PARIS (Reuters) - European Commission President Jose Manuel Barroso called France’s 2014 budget “satisfactory” on Monday, but said the euro zone’s second-largest economy still needed to do more to reduce unemployment.
France is seeking to maintain its deficit reduction pledges to the European Union despite a sovereign credit rating downgrade by Standard & Poor’s last week that underlined fears the government will fail to push through structural reforms.
“The budget presented by France this year is satisfactory overall, in our opinion,” Barroso told LCI television during an hour-long interview.
His comments came in advance of a meeting in Brussels on Friday in which the Commission plans to appraise France’s budgetary plans.
The European Commission has urged Paris to make bolder reforms in return for granting it an extra two years to bring its public deficit within the EU target of 3 percent of output.
Although France says it plans to meet that target by 2015, the Commission has forecast the French deficit to be 3.7 percent of output in 2015.
“This is a prediction, if other measures aren’t proposed and taken,” Barroso said. “We think this (forecast) could change. France has to do more to reduce its problem of unemployment, which is the biggest problem in many countries.”
Unemployment is stuck at around 11 percent, and Socialist President Francois Hollande has vowed to reverse its rise by the end of the year, a pledge most economists deem unlikely.
France has already been stripped of its top-grade triple-A status by all three major rating agencies, but S&P was the first to downgrade it for a second time, warning that economic reforms of the past year were not sufficient to lift growth.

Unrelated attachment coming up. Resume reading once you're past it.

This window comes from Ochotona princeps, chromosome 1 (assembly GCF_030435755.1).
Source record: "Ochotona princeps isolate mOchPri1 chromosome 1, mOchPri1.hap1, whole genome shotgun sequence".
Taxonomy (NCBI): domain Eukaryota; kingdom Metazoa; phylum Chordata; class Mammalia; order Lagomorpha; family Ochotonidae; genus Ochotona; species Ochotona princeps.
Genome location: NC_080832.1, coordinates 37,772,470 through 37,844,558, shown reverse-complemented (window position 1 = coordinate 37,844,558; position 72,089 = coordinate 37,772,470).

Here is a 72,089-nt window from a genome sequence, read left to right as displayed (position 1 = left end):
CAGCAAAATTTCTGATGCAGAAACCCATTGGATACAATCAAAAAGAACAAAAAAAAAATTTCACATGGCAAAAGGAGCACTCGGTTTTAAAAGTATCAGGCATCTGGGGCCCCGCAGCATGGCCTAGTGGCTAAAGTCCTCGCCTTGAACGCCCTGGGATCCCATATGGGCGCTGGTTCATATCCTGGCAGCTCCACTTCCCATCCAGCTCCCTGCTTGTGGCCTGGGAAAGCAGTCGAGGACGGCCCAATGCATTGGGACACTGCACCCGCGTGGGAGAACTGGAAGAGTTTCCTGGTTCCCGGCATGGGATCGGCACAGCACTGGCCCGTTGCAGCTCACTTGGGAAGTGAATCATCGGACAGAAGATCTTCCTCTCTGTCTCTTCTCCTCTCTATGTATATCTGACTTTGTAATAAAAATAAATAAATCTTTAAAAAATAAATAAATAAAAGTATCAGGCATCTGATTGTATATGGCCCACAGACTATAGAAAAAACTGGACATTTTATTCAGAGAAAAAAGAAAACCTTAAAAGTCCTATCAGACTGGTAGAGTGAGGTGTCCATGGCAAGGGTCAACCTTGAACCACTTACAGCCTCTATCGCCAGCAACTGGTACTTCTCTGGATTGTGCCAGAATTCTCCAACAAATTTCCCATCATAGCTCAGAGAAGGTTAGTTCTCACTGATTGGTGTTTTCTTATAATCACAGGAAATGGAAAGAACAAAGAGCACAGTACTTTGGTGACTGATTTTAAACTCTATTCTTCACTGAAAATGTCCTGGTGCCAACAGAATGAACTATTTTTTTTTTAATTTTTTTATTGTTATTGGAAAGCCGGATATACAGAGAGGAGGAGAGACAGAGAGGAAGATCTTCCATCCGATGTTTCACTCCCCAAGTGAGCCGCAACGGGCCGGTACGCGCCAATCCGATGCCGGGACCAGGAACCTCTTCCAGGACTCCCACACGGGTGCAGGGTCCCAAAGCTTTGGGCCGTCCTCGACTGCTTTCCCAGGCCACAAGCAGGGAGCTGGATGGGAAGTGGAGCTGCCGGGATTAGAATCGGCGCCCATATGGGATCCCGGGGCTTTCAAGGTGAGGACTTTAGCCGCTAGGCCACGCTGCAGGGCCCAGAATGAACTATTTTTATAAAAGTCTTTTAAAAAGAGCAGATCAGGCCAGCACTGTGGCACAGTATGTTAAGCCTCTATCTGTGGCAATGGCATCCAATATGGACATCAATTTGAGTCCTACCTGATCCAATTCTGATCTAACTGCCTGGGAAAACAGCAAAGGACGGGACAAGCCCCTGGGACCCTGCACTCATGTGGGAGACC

Hampering reform is the unpopularity of Socialist President Francois Hollande, who faces intense resistance to tax hikes and was recently forced to back down on applying a tax on trucking, in the face of violent protests.
Two polls published on Monday showed Hollande’s popularity ratings at around 22 percent, below any previous head of state in the 55 years of France’s Fifth Republic.
The Commission has said more needs to be done to revive growth beyond a modest reform enacted by Hollande’s government to add flexibility to the labour market and a review of its generous pension system.
“I am confident France will face its difficulties,” Barroso said. “I think there has been some progress on certain reforms, not only the labour market. What I have to do ... is to encourage them more.”
Reporting By Alexandria Sage; Editing by Robin Pomeroy